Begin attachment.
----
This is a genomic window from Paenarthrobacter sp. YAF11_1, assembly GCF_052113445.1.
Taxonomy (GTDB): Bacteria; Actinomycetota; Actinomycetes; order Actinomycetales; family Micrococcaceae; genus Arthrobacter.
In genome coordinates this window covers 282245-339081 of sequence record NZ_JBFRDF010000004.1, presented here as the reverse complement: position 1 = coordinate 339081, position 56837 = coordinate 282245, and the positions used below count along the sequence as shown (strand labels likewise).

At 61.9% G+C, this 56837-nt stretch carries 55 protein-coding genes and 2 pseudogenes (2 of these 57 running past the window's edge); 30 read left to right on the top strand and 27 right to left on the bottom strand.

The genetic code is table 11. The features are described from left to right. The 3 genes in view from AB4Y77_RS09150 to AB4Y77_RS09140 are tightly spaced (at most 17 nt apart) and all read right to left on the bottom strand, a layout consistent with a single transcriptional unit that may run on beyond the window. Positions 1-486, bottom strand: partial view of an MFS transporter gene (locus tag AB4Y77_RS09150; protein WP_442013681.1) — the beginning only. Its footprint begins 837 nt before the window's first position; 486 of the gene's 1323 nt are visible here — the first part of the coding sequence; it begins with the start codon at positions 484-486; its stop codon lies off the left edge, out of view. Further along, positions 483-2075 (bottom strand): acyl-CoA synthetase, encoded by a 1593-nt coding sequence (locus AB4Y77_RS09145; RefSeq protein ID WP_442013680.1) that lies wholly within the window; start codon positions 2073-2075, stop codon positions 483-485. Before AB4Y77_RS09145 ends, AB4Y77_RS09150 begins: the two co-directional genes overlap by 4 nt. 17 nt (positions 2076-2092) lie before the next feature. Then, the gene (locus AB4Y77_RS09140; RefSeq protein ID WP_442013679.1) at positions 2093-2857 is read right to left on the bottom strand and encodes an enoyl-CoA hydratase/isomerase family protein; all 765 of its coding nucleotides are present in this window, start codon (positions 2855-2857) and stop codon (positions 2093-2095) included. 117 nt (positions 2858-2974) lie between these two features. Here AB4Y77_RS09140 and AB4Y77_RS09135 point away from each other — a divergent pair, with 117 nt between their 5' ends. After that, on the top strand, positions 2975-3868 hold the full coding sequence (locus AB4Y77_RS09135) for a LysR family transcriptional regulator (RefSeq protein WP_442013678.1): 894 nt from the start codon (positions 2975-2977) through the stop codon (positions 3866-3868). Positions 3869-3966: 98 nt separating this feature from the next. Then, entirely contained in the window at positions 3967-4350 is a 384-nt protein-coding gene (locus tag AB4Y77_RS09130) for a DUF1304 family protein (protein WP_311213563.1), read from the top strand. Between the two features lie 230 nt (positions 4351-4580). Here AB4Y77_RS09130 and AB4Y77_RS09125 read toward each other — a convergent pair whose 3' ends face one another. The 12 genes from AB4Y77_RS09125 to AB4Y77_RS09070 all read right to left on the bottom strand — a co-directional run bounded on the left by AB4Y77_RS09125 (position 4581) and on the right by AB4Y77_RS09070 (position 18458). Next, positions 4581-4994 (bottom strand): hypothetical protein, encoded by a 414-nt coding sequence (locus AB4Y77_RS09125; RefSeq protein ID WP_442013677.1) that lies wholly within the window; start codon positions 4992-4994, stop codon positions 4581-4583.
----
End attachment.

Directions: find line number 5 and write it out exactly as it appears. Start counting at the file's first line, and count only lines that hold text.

The genetic code is table 11. The features are described from left to right. The 3 genes in view from AB4Y77_RS09150 to AB4Y77_RS09140 are tightly spaced (at most 17 nt apart) and all read right to left on the bottom strand, a layout consistent with a single transcriptional unit that may run on beyond the window. Positions 1-486, bottom strand: partial view of an MFS transporter gene (locus tag AB4Y77_RS09150; protein WP_442013681.1) — the beginning only. Its footprint begins 837 nt before the window's first position; 486 of the gene's 1323 nt are visible here — the first part of the coding sequence; it begins with the start codon at positions 484-486; its stop codon lies off the left edge, out of view. Further along, positions 483-2075 (bottom strand): acyl-CoA synthetase, encoded by a 1593-nt coding sequence (locus AB4Y77_RS09145; RefSeq protein ID WP_442013680.1) that lies wholly within the window; start codon positions 2073-2075, stop codon positions 483-485. Before AB4Y77_RS09145 ends, AB4Y77_RS09150 begins: the two co-directional genes overlap by 4 nt. 17 nt (positions 2076-2092) lie before the next feature. Then, the gene (locus AB4Y77_RS09140; RefSeq protein ID WP_442013679.1) at positions 2093-2857 is read right to left on the bottom strand and encodes an enoyl-CoA hydratase/isomerase family protein; all 765 of its coding nucleotides are present in this window, start codon (positions 2855-2857) and stop codon (positions 2093-2095) included. 117 nt (positions 2858-2974) lie between these two features. Here AB4Y77_RS09140 and AB4Y77_RS09135 point away from each other — a divergent pair, with 117 nt between their 5' ends. After that, on the top strand, positions 2975-3868 hold the full coding sequence (locus AB4Y77_RS09135) for a LysR family transcriptional regulator (RefSeq protein WP_442013678.1): 894 nt from the start codon (positions 2975-2977) through the stop codon (positions 3866-3868). Positions 3869-3966: 98 nt separating this feature from the next. Then, entirely contained in the window at positions 3967-4350 is a 384-nt protein-coding gene (locus tag AB4Y77_RS09130) for a DUF1304 family protein (protein WP_311213563.1), read from the top strand. Between the two features lie 230 nt (positions 4351-4580). Here AB4Y77_RS09130 and AB4Y77_RS09125 read toward each other — a convergent pair whose 3' ends face one another. The 12 genes from AB4Y77_RS09125 to AB4Y77_RS09070 all read right to left on the bottom strand — a co-directional run bounded on the left by AB4Y77_RS09125 (position 4581) and on the right by AB4Y77_RS09070 (position 18458). Next, positions 4581-4994 (bottom strand): hypothetical protein, encoded by a 414-nt coding sequence (locus AB4Y77_RS09125; RefSeq protein ID WP_442013677.1) that lies wholly within the window; start codon positions 4992-4994, stop codon positions 4581-4583.